Workshop: Green Growth workshop series

Measuring green and inclusive growth

5 July 2021

4 minute read

Key Learning

  • Doughnut Economics proposes a social foundation that we cannot fall below and an ecological ceiling that should not be exceeded if we are going to create an ecologically safe and socially just space for healthy people and a healthy planet. Since Kate Raworth’s development of the original doughnut model, places around the world have looked at using the model as a guide for sustainable economic development
  • The doughnut is an overarching approach sets out goals within environmental limits but does not in itself dictate how trade-offs are made between economic, social and environmental objectives. That is for local places to determine, given the analysis of the doughnut what they are comfortable with or how it translates into a place’s short- and long-term agendas.
  • The doughnut can be used for both internal monitoring and external communication of a place’s goals.
  • Metrics needed to underpin each section of the doughnut. Each place will need to assess what is appropriate based on how they are going to use the model. An internal tracker with frequent data releases? A decision-making tool for all council decisions? A communication tool to the public to communicate priorities that just needs annual publicly available data to underpin it? All three?
  • Most local or combined authorities will not have many of the levers to deliver the objectives of the doughnut, but that’s okay. Important to put agenda on the table even if local leaders don’t hold all the levers. Helpful to show government where the problems remain to help inspire action and shows a responsiveness and braveness in place leadership to tackle the big issues. Call to action can inspire other stakeholders to get onboard.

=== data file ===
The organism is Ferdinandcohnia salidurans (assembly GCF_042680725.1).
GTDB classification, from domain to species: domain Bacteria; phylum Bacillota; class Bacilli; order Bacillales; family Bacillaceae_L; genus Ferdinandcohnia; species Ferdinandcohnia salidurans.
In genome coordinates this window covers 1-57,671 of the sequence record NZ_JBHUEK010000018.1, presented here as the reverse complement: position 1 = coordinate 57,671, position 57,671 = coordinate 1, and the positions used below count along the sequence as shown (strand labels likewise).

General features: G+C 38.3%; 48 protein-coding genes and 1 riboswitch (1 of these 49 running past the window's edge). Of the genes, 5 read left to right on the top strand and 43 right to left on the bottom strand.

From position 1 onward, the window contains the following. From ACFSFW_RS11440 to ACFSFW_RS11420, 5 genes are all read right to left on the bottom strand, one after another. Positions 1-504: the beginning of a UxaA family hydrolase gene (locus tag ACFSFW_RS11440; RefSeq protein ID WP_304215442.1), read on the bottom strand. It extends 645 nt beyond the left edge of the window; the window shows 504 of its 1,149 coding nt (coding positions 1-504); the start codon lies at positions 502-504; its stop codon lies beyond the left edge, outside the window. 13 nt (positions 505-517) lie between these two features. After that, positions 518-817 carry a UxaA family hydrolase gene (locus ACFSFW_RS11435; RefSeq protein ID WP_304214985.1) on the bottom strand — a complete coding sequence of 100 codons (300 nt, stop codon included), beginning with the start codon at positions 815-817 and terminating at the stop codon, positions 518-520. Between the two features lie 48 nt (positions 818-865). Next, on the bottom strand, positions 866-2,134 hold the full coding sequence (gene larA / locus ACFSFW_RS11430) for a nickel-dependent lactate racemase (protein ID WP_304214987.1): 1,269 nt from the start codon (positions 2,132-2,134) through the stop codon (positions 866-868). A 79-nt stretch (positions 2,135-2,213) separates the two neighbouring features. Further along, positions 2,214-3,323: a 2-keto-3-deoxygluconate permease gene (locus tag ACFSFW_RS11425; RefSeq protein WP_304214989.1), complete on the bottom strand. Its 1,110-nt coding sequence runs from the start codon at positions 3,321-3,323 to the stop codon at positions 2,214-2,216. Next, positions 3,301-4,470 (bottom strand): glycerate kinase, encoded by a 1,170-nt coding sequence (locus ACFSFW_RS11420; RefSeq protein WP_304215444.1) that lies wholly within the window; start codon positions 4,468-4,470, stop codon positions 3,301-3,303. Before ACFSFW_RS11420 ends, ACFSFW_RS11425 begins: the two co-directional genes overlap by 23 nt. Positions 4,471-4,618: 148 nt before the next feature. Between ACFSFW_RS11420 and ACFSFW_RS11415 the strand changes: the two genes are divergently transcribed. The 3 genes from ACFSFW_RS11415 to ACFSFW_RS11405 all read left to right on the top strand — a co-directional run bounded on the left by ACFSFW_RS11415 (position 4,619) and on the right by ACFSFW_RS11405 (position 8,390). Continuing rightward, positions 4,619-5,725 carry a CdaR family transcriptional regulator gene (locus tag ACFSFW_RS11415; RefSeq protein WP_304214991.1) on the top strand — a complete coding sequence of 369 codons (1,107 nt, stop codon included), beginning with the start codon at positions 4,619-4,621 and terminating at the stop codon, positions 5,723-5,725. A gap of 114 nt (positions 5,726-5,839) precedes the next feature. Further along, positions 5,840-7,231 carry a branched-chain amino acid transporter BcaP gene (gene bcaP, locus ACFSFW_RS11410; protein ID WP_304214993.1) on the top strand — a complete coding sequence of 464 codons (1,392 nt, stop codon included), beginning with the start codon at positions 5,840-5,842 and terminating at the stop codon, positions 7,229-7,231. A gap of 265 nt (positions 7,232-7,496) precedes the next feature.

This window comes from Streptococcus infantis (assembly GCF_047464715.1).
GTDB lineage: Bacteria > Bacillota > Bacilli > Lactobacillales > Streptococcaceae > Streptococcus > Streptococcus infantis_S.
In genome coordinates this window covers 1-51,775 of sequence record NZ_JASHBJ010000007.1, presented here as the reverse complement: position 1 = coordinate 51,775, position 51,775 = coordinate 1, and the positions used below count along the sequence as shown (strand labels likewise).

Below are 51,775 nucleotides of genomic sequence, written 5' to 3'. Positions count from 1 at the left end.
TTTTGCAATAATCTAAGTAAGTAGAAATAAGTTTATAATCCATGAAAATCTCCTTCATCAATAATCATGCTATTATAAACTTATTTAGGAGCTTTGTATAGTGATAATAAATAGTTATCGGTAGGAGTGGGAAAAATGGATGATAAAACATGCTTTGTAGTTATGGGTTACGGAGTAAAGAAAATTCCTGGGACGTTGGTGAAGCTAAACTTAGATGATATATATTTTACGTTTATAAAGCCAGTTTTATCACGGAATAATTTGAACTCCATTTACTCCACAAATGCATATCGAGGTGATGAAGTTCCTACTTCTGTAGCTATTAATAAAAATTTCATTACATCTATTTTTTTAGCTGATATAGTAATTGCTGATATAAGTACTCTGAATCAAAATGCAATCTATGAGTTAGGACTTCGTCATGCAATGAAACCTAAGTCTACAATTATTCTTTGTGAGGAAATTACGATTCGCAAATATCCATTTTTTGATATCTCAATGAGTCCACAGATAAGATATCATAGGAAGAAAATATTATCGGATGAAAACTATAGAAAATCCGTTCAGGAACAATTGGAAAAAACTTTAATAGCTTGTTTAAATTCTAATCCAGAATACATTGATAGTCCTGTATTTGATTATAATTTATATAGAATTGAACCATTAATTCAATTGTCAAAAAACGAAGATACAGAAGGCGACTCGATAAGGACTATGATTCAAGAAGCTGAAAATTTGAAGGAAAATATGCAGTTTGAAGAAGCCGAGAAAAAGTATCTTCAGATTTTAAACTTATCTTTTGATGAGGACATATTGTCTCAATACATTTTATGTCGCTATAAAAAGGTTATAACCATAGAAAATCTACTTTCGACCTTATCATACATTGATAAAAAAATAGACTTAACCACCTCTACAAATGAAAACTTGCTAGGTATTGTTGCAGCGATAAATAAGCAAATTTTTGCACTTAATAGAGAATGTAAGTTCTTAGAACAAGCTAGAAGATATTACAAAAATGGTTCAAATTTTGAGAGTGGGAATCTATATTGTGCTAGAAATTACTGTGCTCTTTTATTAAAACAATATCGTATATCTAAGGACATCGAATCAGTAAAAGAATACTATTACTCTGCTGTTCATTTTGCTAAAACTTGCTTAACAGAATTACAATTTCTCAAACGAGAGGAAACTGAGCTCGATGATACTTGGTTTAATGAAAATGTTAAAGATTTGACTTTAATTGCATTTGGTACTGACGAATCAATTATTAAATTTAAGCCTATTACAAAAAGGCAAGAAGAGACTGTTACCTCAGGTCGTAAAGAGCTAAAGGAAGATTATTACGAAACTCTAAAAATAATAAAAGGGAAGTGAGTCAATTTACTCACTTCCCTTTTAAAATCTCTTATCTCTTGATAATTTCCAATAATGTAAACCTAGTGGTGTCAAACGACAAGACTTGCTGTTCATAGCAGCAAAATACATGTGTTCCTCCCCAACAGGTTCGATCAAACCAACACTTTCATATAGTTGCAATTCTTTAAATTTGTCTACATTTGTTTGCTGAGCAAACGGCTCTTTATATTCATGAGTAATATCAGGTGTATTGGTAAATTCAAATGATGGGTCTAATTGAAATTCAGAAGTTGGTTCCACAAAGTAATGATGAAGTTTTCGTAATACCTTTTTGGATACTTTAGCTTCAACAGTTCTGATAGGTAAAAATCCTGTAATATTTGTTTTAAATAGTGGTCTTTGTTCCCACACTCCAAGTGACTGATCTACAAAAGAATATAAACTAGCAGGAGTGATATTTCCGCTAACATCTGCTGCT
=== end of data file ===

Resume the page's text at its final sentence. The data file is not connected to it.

Key lessons from Amsterdam:

  • Co-creation across different departments (including cross-accounting of budgets) is vital to break down silos in city planning, Amsterdam brought multi-disciplinary change makers together across sectors, departments and specialisms to design a holistic strategy combining social, economic and environmental targets. It mapped all existing city targets against the doughnut framework to understand where the city was as a whole.
  • City planners across departments and sectors were able to find synergies - "How can a strategy about housing have positive impacts on health, education, climate, air pollution or even gender equality?"
  • City stakeholders were brought into a conversation about how they could contribute to the shared vision: "How does your organisation contribute towards the vision of a circular Amsterdam within the Doughnut?"
  • A holistic strategy was then developed across three key value chains, with 200 aligning citywide projects:
    -Food & Biomass ‘promote short food chains’
    -Consumer Goods ‘city reduces its consumption of goods’
    -Construction ‘circular and socially responsible criteria for construction’

Outstanding questions

  • What is the working/common definition of green skills and green jobs? - CPP investigating/upcoming IGN workshop on theme



  • Presentation from Ilektra Kouloumpi, Senior Strategist, Circle Economy [link]